I was born on November 28th 1913 in Oegstgeest
and deceased on march 27th 1984 in Leiden, The Netherlands. After
6 months of being a recruit in the army I finished my military training
and had achieved the status of marksman 1st class with Canon, machinegun,
carabine and pistol. I was also qualified as a gas desinfector.
During the pre mobilization I was stationed on
the, the de Kooy - Fort Erfprins airfield in Den Helder. The last
place I was stationed was the secret airfield in the municipality
Slootdorp in the Wieringermeer area. That is where this story took
place. We started mounting and setting up the machineguns at 05:00
am, because we had never actually fired this type of machinegun
(Spandau 1914/1918) before, we first had to adjust the springs.
After fifteen minutes the springs had been set and the machineguns
At 10:00 am we received orders to move out to
Friesland. I was send to the blacksmith of the village to have our
bayonets sharpened like razors and to have the Dutch lions removed
from our helmets. This was done because experience learned that
the most lethal shots came from bullets that were aimed at the lions.
The staff from the Won's barrage had arrived and what had been left
behind was a sergeant who was in charge of a handful of men that
stayed behind. No German had been sighted so far at least that was
what the remaining soldiers told us.
Sixteen soldiers a sergeant and a 19 year old
standard bearer, all packed up our things and moved to Friesland.
I was riding on an ammunition truck loaded with 4 tons of ammo.
At the 'Afsluitdijk' we waited until dusk and crossed it with all
our lights turned off. We radioed in our location and that we were
on the way over. The bridge had already been blown up and the Afsluitdijk
was littered with bits and pieces of equipment from the forces at
the Won's barrage who had to retreat. The new DAF artillery tow
trucks build on Ford and Chevrolet chassis had been driven off into
the sea and the docks. I had read in the material overview that
we were supposed to be low in equipment and vehicles, but this massive
display of abandoned equipment was totally new to me. At 01:00 am
our platoon entered the barrage.
The machineguns were placed into position in the
second line of defense and the guns were mounted in the first line.
The Swiss made guns, the 20mm caliber Oerlikon's, came from the
voluntary anti aircraft artillery of Leeuwarden, and paid for by
the inhabitants of Leeuwarden.
In our second line of defense were trucks and
busses which later turned out to be filled with moneybags that came
from various banks in the surrounding area. The infantry took care
of making foxholes and had camouflaged them with green bags so that
they could not be seen from the sky. The Germans did not know what
hit them when the first one came into firing range of our machineguns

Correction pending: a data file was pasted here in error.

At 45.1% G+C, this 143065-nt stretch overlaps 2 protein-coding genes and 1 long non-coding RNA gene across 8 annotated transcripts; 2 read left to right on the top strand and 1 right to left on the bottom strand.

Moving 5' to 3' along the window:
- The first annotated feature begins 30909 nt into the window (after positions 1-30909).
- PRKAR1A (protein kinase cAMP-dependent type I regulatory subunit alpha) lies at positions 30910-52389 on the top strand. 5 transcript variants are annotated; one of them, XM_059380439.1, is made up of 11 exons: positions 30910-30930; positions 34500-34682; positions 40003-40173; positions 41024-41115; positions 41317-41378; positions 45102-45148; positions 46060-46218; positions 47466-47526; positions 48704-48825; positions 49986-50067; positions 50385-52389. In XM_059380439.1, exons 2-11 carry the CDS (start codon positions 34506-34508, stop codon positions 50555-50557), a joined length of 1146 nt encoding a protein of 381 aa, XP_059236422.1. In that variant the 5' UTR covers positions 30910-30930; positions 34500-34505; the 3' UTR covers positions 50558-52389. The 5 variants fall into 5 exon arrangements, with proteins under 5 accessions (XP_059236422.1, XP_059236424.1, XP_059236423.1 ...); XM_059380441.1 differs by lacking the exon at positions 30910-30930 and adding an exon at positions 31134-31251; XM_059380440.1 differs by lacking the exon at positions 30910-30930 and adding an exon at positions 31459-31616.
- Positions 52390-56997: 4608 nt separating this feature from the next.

at 05:00 am that next morning. The first shots struck gold. Right
from the start two German planes went down in the Wadden Zee, and
two more circled down in the direction of Leeuwarden followed by
thick white smoke coming out the planes. Their next attack was done
in a different way a few from the North and a few flew in from the
South. Like a fine tuned clock and without previous planning, the
Oerlikons took out the planes coming in from the North, and we took
care of the planes flying in from the South. Three more planes went
down in the Wadden Zee and one returned heavily damaged towards
Leeuwarden. At the same time the infantrymen had not stood still.
They made a complete fake battery in the bunker of stovepipes .
These could turn and even emit smoke.
Above our heads a reconnaissance plane flew over
and transmitted the coordinates of the fake Battery and seconds
later four German planes drew near heading for the coordinates of
the so called target resulting in two more planes in the ZuiderZee,
and two more fleeing, because they did not know where the fire was
coming from. Meanwhile there had been a big attack on the Afsluitdijk,
but we did not see any of it, although we did hear the noise! The
Germans soon realized that the attack was not going anywhere so
they changed the front of the attack towards our field artillery
and our bunkers. It has to be said that they fired with pinpoint
precision into the firing gaps of the bunker, at no avail, for we
simply closed the gaps with thick ironbolted sheets of metal. The
captain called the Palace in Den Helder and straight after his call
we got artillery and air support from a figtherplane from the navy
who was stationed near by.
Then, the order came for the cease fire.It was
over. I gave the driver of a taxi from the Eltax Company in Leiden
who was there at the time, a note for my wife, to let her know that
everything was okay, and that I was still alive! We had to withdraw
from the Wieringermeer area. But how? For we did not have any means
of transportation. My sergeant send me back to our first line of
defense to see if I could organize some sort of vehicle. I slipped
quietly over the docks and there to my surprise I spotted a Ford
V8 truck belonging to a potato firm from Leeuwarden with a German
behind the wheel. I yelled as hard I could: "Troop Transport!"
the German looked up leaped out of the truck and ran for his life,
thinking a whole platoon came back to get their equipment. I got
behind the wheel and drove over the docks to our troops. After everybody
had got onboard we left for the Island of Wieringen.
There we were stationed in a school. The next
sunday my wife, father and mother came to visit me. The following
day I surprised the whole family by stepping of the citytram in
the Dorpstraat in Oestgeest, I was home! I felt lucky, I had made
it back in one piece, the war was over for me. My wife was pregnant
and our son Willem Teunis Hoogerdijk was born on october 21st 1940
I had been truly blessed.
His son, Willem Teunis Hoogerdijk